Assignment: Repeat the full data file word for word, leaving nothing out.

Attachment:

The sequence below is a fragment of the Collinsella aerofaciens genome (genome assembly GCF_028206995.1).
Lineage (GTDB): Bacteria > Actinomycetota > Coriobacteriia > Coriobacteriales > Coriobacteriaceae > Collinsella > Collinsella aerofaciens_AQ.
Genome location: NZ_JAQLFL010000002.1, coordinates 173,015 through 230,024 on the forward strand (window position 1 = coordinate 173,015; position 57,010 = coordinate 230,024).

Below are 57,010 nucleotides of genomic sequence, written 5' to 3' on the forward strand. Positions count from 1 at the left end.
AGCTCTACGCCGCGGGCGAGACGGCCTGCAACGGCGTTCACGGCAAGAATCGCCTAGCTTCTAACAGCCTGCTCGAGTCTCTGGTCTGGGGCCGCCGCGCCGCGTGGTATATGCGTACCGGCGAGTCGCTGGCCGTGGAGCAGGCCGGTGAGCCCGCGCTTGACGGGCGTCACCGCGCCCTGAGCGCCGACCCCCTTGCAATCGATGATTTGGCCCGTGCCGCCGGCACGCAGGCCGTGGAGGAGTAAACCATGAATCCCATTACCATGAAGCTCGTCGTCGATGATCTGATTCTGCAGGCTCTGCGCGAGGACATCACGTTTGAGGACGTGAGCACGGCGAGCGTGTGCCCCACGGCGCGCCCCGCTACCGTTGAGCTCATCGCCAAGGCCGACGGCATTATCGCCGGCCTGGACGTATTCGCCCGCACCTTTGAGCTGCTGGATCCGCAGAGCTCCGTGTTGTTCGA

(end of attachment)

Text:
The sequence below is a fragment of the Collinsella aerofaciens genome (genome assembly GCF_028206995.1).
Lineage (GTDB): Bacteria > Actinomycetota > Coriobacteriia > Coriobacteriales > Coriobacteriaceae > Collinsella > Collinsella aerofaciens_AQ.
Genome location: NZ_JAQLFL010000002.1, coordinates 173,015 through 230,024 on the forward strand (window position 1 = coordinate 173,015; position 57,010 = coordinate 230,024).

Below are 57,010 nucleotides of genomic sequence, written 5' to 3' on the forward strand. Positions count from 1 at the left end.
AGCTCTACGCCGCGGGCGAGACGGCCTGCAACGGCGTTCACGGCAAGAATCGCCTAGCTTCTAACAGCCTGCTCGAGTCTCTGGTCTGGGGCCGCCGCGCCGCGTGGTATATGCGTACCGGCGAGTCGCTGGCCGTGGAGCAGGCCGGTGAGCCCGCGCTTGACGGGCGTCACCGCGCCCTGAGCGCCGACCCCCTTGCAATCGATGATTTGGCCCGTGCCGCCGGCACGCAGGCCGTGGAGGAGTAAACCATGAATCCCATTACCATGAAGCTCGTCGTCGATGATCTGATTCTGCAGGCTCTGCGCGAGGACATCACGTTTGAGGACGTGAGCACGGCGAGCGTGTGCCCCACGGCGCGCCCCGCTACCGTTGAGCTCATCGCCAAGGCCGACGGCATTATCGCCGGCCTGGACGTATTCGCCCGCACCTTTGAGCTGCTGGATCCGCAGAGCTCCGTGTTGTTCGA